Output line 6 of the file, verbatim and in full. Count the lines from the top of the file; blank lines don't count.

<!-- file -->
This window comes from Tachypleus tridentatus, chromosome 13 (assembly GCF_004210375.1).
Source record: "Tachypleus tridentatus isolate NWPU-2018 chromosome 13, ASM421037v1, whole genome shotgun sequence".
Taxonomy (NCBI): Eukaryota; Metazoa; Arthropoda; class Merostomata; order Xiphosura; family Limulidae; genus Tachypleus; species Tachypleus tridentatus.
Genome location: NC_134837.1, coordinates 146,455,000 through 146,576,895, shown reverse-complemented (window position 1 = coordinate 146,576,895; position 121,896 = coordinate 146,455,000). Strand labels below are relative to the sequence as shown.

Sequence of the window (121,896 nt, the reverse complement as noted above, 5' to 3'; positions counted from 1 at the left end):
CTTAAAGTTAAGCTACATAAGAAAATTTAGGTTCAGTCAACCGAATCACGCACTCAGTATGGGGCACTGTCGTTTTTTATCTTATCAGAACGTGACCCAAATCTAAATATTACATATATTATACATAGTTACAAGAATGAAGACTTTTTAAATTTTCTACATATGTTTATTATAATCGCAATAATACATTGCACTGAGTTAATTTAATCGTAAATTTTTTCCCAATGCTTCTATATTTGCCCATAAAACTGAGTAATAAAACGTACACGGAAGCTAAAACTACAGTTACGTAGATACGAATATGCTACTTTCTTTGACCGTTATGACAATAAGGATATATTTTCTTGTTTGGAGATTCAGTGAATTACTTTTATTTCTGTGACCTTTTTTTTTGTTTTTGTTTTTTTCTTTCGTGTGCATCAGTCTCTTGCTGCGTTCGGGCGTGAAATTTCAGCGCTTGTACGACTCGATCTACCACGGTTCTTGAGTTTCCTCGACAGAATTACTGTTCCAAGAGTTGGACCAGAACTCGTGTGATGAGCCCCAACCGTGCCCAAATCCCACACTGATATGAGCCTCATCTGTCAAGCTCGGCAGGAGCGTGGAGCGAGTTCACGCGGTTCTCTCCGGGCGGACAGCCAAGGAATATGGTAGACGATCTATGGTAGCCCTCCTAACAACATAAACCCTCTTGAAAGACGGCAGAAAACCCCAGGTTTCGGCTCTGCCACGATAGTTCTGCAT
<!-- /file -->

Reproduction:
CTTAAAGTTAAGCTACATAAGAAAATTTAGGTTCAGTCAACCGAATCACGCACTCAGTATGGGGCACTGTCGTTTTTTATCTTATCAGAACGTGACCCAAATCTAAATATTACATATATTATACATAGTTACAAGAATGAAGACTTTTTAAATTTTCTACATATGTTTATTATAATCGCAATAATACATTGCACTGAGTTAATTTAATCGTAAATTTTTTCCCAATGCTTCTATATTTGCCCATAAAACTGAGTAATAAAACGTACACGGAAGCTAAAACTACAGTTACGTAGATACGAATATGCTACTTTCTTTGACCGTTATGACAATAAGGATATATTTTCTTGTTTGGAGATTCAGTGAATTACTTTTATTTCTGTGACCTTTTTTTTTGTTTTTGTTTTTTTCTTTCGTGTGCATCAGTCTCTTGCTGCGTTCGGGCGTGAAATTTCAGCGCTTGTACGACTCGATCTACCACGGTTCTTGAGTTTCCTCGACAGAATTACTGTTCCAAGAGTTGGACCAGAACTCGTGTGATGAGCCCCAACCGTGCCCAAATCCCACACTGATATGAGCCTCATCTGTCAAGCTCGGCAGGAGCGTGGAGCGAGTTCACGCGGTTCTCTCCGGGCGGACAGCCAAGGAATATGGTAGACGATCTATGGTAGCCCTCCTAACAACATAAACCCTCTTGAAAGACGGCAGAAAACCCCAGGTTTCGGCTCTGCCACGATAGTTCTGCAT